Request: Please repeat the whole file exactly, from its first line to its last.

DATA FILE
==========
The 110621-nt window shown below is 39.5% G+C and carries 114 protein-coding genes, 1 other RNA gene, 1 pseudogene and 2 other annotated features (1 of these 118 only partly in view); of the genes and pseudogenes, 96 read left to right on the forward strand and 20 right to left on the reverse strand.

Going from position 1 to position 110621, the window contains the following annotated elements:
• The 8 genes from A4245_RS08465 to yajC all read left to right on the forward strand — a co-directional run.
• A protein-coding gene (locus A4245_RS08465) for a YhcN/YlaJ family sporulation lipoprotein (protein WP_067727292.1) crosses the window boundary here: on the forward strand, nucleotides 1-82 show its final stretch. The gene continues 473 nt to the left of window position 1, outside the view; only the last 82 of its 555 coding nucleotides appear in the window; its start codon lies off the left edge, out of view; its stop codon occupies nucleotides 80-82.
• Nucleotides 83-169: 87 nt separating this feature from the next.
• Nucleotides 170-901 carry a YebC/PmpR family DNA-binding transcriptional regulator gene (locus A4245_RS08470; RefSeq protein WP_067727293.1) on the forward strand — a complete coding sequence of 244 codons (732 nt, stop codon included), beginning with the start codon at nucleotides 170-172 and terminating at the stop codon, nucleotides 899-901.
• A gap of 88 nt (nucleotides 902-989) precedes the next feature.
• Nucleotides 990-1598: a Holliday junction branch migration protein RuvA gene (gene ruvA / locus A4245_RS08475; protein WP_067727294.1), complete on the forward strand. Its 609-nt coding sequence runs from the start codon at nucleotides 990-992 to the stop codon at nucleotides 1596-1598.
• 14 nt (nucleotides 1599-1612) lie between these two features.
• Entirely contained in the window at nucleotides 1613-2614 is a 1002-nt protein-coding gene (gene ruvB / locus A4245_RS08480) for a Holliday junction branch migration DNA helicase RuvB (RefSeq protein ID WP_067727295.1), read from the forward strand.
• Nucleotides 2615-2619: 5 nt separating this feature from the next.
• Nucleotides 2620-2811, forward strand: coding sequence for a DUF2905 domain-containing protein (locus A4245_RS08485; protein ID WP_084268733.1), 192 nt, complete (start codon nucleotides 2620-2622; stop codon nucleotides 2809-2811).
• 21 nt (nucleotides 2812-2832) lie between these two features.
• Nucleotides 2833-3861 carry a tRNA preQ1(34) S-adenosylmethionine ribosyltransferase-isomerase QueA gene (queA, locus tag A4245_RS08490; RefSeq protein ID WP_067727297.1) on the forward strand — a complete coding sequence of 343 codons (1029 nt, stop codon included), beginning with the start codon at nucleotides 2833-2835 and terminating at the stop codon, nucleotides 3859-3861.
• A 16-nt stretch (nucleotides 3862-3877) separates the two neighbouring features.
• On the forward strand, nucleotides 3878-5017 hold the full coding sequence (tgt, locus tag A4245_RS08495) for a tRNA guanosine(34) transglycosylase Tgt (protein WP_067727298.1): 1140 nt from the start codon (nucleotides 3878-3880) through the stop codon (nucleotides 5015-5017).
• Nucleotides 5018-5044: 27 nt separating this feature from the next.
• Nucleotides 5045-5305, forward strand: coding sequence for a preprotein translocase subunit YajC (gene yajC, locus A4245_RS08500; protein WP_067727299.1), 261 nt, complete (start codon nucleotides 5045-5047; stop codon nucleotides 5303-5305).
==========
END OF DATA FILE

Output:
The 110621-nt window shown below is 39.5% G+C and carries 114 protein-coding genes, 1 other RNA gene, 1 pseudogene and 2 other annotated features (1 of these 118 only partly in view); of the genes and pseudogenes, 96 read left to right on the forward strand and 20 right to left on the reverse strand.

Going from position 1 to position 110621, the window contains the following annotated elements:
• The 8 genes from A4245_RS08465 to yajC all read left to right on the forward strand — a co-directional run.
• A protein-coding gene (locus A4245_RS08465) for a YhcN/YlaJ family sporulation lipoprotein (protein WP_067727292.1) crosses the window boundary here: on the forward strand, nucleotides 1-82 show its final stretch. The gene continues 473 nt to the left of window position 1, outside the view; only the last 82 of its 555 coding nucleotides appear in the window; its start codon lies off the left edge, out of view; its stop codon occupies nucleotides 80-82.
• Nucleotides 83-169: 87 nt separating this feature from the next.
• Nucleotides 170-901 carry a YebC/PmpR family DNA-binding transcriptional regulator gene (locus A4245_RS08470; RefSeq protein WP_067727293.1) on the forward strand — a complete coding sequence of 244 codons (732 nt, stop codon included), beginning with the start codon at nucleotides 170-172 and terminating at the stop codon, nucleotides 899-901.
• A gap of 88 nt (nucleotides 902-989) precedes the next feature.
• Nucleotides 990-1598: a Holliday junction branch migration protein RuvA gene (gene ruvA / locus A4245_RS08475; protein WP_067727294.1), complete on the forward strand. Its 609-nt coding sequence runs from the start codon at nucleotides 990-992 to the stop codon at nucleotides 1596-1598.
• 14 nt (nucleotides 1599-1612) lie between these two features.
• Entirely contained in the window at nucleotides 1613-2614 is a 1002-nt protein-coding gene (gene ruvB / locus A4245_RS08480) for a Holliday junction branch migration DNA helicase RuvB (RefSeq protein ID WP_067727295.1), read from the forward strand.
• Nucleotides 2615-2619: 5 nt separating this feature from the next.
• Nucleotides 2620-2811, forward strand: coding sequence for a DUF2905 domain-containing protein (locus A4245_RS08485; protein ID WP_084268733.1), 192 nt, complete (start codon nucleotides 2620-2622; stop codon nucleotides 2809-2811).
• 21 nt (nucleotides 2812-2832) lie between these two features.
• Nucleotides 2833-3861 carry a tRNA preQ1(34) S-adenosylmethionine ribosyltransferase-isomerase QueA gene (queA, locus tag A4245_RS08490; RefSeq protein ID WP_067727297.1) on the forward strand — a complete coding sequence of 343 codons (1029 nt, stop codon included), beginning with the start codon at nucleotides 2833-2835 and terminating at the stop codon, nucleotides 3859-3861.
• A 16-nt stretch (nucleotides 3862-3877) separates the two neighbouring features.
• On the forward strand, nucleotides 3878-5017 hold the full coding sequence (tgt, locus tag A4245_RS08495) for a tRNA guanosine(34) transglycosylase Tgt (protein WP_067727298.1): 1140 nt from the start codon (nucleotides 3878-3880) through the stop codon (nucleotides 5015-5017).
• Nucleotides 5018-5044: 27 nt separating this feature from the next.
• Nucleotides 5045-5305, forward strand: coding sequence for a preprotein translocase subunit YajC (gene yajC, locus A4245_RS08500; protein WP_067727299.1), 261 nt, complete (start codon nucleotides 5045-5047; stop codon nucleotides 5303-5305).